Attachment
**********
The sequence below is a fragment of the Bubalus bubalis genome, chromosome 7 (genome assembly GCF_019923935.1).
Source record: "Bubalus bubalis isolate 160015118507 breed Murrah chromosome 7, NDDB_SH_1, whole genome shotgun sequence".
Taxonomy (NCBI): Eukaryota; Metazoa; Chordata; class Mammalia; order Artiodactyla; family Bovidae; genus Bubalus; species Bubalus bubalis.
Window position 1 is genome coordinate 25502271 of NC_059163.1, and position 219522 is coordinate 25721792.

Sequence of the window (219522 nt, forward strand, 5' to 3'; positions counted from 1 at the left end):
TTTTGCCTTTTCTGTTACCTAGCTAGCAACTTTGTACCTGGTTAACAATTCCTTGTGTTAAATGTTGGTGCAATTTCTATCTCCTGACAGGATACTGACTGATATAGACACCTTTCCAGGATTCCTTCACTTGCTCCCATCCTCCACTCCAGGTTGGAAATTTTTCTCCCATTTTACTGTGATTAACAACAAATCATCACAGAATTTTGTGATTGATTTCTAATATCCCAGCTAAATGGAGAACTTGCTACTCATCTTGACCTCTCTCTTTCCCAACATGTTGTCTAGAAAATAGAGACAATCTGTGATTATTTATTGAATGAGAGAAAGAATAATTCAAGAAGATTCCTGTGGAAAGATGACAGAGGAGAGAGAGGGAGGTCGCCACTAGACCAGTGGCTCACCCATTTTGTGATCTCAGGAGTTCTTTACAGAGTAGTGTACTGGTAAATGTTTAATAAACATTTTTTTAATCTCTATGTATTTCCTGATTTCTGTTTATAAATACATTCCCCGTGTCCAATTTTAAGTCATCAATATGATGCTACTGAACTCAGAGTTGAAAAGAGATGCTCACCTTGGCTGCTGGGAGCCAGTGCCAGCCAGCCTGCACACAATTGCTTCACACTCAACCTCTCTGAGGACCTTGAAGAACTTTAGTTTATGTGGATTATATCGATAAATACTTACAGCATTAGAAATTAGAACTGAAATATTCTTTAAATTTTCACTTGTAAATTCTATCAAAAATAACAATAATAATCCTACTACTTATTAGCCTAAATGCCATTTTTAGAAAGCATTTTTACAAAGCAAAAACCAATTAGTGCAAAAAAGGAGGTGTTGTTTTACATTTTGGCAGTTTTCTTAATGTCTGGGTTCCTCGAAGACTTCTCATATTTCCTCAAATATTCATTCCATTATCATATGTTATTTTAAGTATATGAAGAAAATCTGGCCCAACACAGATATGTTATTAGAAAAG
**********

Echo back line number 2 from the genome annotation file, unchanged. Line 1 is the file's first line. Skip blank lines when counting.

Source record: "Bubalus bubalis isolate 160015118507 breed Murrah chromosome 7, NDDB_SH_1, whole genome shotgun sequence".